I agree that working with floating point is hard, but I think the problem you are describing in this particular case is that your pixels are too large. The solution, then, is to use smaller pixels when you can.

One of the key purposes of the epsilon is to ensure stability of the `ceil` operation. To continue the example, in layout the values are often calculate in various different manners, and sometimes the calculation is reversed. This may happen to check limits on the size, or to calculate a size based on the limits.

This slight instability essentially made `ceil` a non-idempotent operation. That is, `ceil(x) != ceil( inv_f(f(x)))` because it’s possible that `inv_f(f(x)) != x` exactly. This is the same reason why unit tests don’t check floating point equality, but instead use a small range.

This is perhaps one of the most significant cases I was solving in this example. I had a value that was already rounded, and I needed it to stay rounded to the same integer if put through the same calculation.

Slawomir indicates the other issue in his comment, about serialization. Note in my first example the printed value is `18.0`. This is basically the same inversion problem where `parse(format(x)) != x` thus a `floor` done before or after parsing will have different results.

You may know this already, but Perl 6 and Clojure try to sidestep part of this problem by having an actual Rational builtin numeric type. I’m sure other languages have that too, but I don’t know which ones.

In Leaf all source code constants are rationals. I convert them only as required to the destination type. This prevents the classice `1/2` producing 0 as an integer — Leaf either converts to a float 0.5, or produces an error if you try to assign to an integer.

I will likely also have rationals at runtime, but this is a ways off yet. I’d also like to have high precision floating point (like 4Kbit/configurable) for situations where precision is preferable to speed.

Somehow I don’t see the problem where you see it — “Despite a value of 18.0 being printed floor still lowers the value to 17.”. My conclusion is the formatter for print is too forgiving, not that floor is inaccurate — if you shave 17.999 you should get 17. After all it is not 17.(9) which is equal to 18, and thus in such case floor(18) == 18. But it is not this case.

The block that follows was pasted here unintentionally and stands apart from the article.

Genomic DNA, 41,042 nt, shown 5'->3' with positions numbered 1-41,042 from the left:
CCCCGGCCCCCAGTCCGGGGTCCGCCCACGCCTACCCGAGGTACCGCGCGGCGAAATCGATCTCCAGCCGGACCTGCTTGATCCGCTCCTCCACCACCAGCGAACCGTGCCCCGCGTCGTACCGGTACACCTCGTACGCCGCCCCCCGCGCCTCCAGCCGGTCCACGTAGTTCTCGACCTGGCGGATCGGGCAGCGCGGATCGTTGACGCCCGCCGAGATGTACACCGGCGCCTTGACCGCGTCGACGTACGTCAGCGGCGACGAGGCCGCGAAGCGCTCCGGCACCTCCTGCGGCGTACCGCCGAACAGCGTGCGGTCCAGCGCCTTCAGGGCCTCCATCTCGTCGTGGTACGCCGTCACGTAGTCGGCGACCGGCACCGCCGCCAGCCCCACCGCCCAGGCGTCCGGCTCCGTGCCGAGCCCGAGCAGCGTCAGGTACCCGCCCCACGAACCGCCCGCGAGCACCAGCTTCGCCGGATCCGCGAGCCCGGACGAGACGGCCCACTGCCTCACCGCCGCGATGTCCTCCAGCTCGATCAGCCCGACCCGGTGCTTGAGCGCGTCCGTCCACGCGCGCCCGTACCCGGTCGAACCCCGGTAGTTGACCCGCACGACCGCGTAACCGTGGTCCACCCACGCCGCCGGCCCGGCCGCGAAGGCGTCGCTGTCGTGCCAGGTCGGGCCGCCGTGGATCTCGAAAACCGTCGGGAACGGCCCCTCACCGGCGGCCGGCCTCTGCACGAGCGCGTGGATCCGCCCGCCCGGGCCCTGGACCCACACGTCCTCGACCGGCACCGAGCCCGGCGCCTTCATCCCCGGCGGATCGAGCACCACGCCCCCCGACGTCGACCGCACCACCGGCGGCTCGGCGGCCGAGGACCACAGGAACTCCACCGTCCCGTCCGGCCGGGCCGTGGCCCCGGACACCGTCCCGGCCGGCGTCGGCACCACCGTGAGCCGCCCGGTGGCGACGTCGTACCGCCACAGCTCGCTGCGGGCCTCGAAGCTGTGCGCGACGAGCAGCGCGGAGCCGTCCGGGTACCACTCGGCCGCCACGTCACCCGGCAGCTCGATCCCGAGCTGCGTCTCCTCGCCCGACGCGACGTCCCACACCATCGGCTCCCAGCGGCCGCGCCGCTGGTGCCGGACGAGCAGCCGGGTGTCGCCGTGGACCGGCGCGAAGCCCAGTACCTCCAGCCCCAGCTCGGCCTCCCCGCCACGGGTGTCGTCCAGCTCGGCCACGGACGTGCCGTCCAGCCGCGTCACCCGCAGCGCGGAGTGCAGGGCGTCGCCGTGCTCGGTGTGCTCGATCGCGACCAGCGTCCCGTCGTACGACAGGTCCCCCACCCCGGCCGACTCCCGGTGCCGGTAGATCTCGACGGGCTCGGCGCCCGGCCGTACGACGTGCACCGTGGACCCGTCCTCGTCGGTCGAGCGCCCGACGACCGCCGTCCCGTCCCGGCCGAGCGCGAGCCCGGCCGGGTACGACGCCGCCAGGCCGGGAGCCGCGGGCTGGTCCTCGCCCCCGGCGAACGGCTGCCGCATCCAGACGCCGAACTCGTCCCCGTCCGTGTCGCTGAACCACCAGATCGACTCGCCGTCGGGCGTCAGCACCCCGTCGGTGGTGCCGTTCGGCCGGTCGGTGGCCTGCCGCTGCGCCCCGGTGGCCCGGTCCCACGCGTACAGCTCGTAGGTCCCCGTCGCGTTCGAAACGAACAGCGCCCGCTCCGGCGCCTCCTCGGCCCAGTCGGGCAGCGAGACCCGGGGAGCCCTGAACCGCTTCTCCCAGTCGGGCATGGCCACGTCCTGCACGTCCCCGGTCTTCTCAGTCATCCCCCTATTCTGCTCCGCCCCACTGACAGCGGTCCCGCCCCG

Btw. “In Leaf all source code constants are rationals”, how do you keep such numbers as “pi” then?

I’ve added an update to help clarify more where the problem is. It’s like Slawomir’s comment about round-trip: because my value is undergoind conversion between domains I do no retain the exact value. Thus I have to be careful calling floor or ceil multiple times.

In Leaf pi will simply be a very high precision approximation. The goal of having rationals is to ensure the initial run-time value is as precise as is possible. So if you do `var v = pi / 3` you know that `v` is as is precise as possible. If `pi` was simply stored as a 64-bit float you could already have some rounding issues in the initial value. This is reason why other languages have constants like PI_2.

I might also downgrade to high precision float in some cases (should the rational become too large). Perhaps a 2K floating point. This should be precise enough so that even constants like `4 * pi / 180` will be represented correctly even in 128-bit runtime floats.

You’re barking up the wrong tree. 17.99999999999 is not effectively 18. It is exactly 17.99999999999. This article should have been about being careful with print formatting. (lol, cheers.)

The issue Slawomir points out with serialization is very important here. Two different computers can compute a different value of `floor` because the common JSON serializaiton has rounded the value.

Saying the value is “exactly” something is also misleading, there simply are no exacts in flaoting point. Sure, it has a definitive byte respresenation, but that is merely an approximation of the value I actually want. This is just how floating point works, you never get the exact value you want, only an approximation of a real number.

I’ve added a section about idempotence how this is relevant.

The only way you could possibly think this is if you have no idea how floating point numbers work. This is the difference between mathematics and computing: we aren’t working in abstract theory, we are working on hardware that has physical limits. Not all numbers can be represented as a single floating point number. If 17.99999999999999 isn’t one of them, the computer will pick another number which it can represent.

“floor and ceil have the bad habit of producing unexpected results”, I rather say floor and ceil are fine it is your assumptions that make unexpected results.

the example of Slawomir is clear in that there is nothing wrong with floor and ceil. ‘format JSON’ the formatted is the key here. You get an apple, you chew on it and expect an apple again?

You clearly point to the curplit and that is != and == which are weak in the face of discrete floats !

Also your case needs round not hacks around ceil and floor. Now round is subject to convention, is round(0.5) 0 or 1 !??

Functions are never used in isolation. My article talks about the unexpecting results of programming with floor and ceil, not about how floor/ceil themselves are broken. It’s clearly the way I’m using floor/ceil that is causing the problem, and that is exactly what I’m trying to demonstrate.